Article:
Illusions of a Future:Ishiguro, Liberalism, Political Theology

Bradley, Arthur Humphrey (2018) Illusions of a Future:Ishiguro, Liberalism, Political Theology. Political Theology, 19 (7). pp. 638-642. ISSN 1462-317X

PDF (Future_of_an_Illusion)
Future_of_an_Illusion.pdf - Accepted Version
Available under License Creative Commons Attribution-NonCommercial.

Download (264kB)


This article explores the fate of political theology in Kazuo Ishiguro’s speculative fiction Never Let Me Go (2005) and, by implication, in contemporary fiction more broadly. To pursue a reading of Christianity that extends from Hegel through Lacan to Žižek, the article argues that political theology’s future may perversely lie in a materialism emptied of all transcendental guarantees: political theology is the historically privileged master fantasy or illusion which reveals the fantastic or illusory status of our entire relation to the real in (neo-)liberal modernity. In conclusion, the article argues that Ishiguro’s fiction may thus be read less as a melancholic dystopian study in total ideological capture or surrender than as the representation of a state of immanent freedom beyond the power relations of (neo-)liberal subjectivity.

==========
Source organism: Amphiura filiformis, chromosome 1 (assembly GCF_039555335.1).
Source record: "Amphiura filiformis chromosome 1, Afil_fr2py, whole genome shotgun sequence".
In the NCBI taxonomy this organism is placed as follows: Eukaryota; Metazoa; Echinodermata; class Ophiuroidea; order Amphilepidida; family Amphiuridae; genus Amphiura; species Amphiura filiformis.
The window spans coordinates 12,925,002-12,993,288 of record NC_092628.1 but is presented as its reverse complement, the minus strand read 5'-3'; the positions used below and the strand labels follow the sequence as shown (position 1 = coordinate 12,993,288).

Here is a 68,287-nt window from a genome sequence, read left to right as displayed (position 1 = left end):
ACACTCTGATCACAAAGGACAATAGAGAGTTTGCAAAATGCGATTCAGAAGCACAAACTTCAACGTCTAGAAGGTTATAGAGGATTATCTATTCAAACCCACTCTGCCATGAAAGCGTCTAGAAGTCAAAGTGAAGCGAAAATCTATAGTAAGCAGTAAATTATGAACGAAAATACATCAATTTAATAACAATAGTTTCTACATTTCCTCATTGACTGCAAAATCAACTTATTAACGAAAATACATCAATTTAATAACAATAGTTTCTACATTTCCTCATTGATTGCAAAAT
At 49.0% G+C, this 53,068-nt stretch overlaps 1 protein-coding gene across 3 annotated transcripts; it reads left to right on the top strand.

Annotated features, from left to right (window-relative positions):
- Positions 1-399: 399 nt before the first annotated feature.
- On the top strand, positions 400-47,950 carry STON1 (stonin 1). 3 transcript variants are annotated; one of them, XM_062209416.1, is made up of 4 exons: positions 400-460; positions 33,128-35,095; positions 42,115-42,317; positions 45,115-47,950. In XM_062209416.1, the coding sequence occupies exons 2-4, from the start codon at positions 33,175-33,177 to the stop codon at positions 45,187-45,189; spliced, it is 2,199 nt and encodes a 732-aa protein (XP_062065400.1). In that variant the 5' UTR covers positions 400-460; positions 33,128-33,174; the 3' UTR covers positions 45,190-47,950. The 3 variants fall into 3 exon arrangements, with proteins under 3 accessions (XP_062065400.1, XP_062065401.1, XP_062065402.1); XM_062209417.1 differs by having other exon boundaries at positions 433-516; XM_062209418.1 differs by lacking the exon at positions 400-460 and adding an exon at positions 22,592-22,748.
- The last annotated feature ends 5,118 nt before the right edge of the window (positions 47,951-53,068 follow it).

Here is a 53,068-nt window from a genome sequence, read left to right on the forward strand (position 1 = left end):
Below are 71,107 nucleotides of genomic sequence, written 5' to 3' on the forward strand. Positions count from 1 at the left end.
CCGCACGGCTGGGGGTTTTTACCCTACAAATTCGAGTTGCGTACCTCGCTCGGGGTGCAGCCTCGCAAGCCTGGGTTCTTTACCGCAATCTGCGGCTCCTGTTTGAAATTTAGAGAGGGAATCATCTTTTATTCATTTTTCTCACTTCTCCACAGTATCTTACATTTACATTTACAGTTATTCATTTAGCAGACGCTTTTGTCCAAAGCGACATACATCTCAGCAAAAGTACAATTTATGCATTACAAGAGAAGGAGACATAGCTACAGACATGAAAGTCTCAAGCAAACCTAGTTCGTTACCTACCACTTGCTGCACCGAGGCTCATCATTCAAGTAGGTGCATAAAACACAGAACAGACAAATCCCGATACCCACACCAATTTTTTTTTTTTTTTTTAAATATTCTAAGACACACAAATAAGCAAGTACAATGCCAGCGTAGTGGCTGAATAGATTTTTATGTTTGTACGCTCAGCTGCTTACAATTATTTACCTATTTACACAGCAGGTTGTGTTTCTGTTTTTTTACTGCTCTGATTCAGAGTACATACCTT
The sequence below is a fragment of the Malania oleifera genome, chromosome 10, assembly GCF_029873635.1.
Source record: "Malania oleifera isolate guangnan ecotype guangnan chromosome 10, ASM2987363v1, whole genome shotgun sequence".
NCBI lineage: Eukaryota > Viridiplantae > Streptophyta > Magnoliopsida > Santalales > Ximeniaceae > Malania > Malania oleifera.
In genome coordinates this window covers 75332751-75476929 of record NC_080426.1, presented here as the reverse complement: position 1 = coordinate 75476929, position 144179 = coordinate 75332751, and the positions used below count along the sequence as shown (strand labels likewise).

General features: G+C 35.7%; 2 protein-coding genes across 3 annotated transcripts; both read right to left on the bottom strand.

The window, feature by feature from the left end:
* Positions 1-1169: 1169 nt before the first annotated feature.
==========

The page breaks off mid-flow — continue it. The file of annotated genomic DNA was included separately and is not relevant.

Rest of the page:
Item Type:
Journal Article
Journal or Publication Title:
Political Theology
Additional Information:
This is an Accepted Manuscript of an article published by Taylor & Francis in Political Theology on 29/08/2018, available online:
Uncontrolled Keywords:
ID Code:
Deposited By:
Deposited On:
12 Sep 2018 14:00
Last Modified:
22 Nov 2022 06:18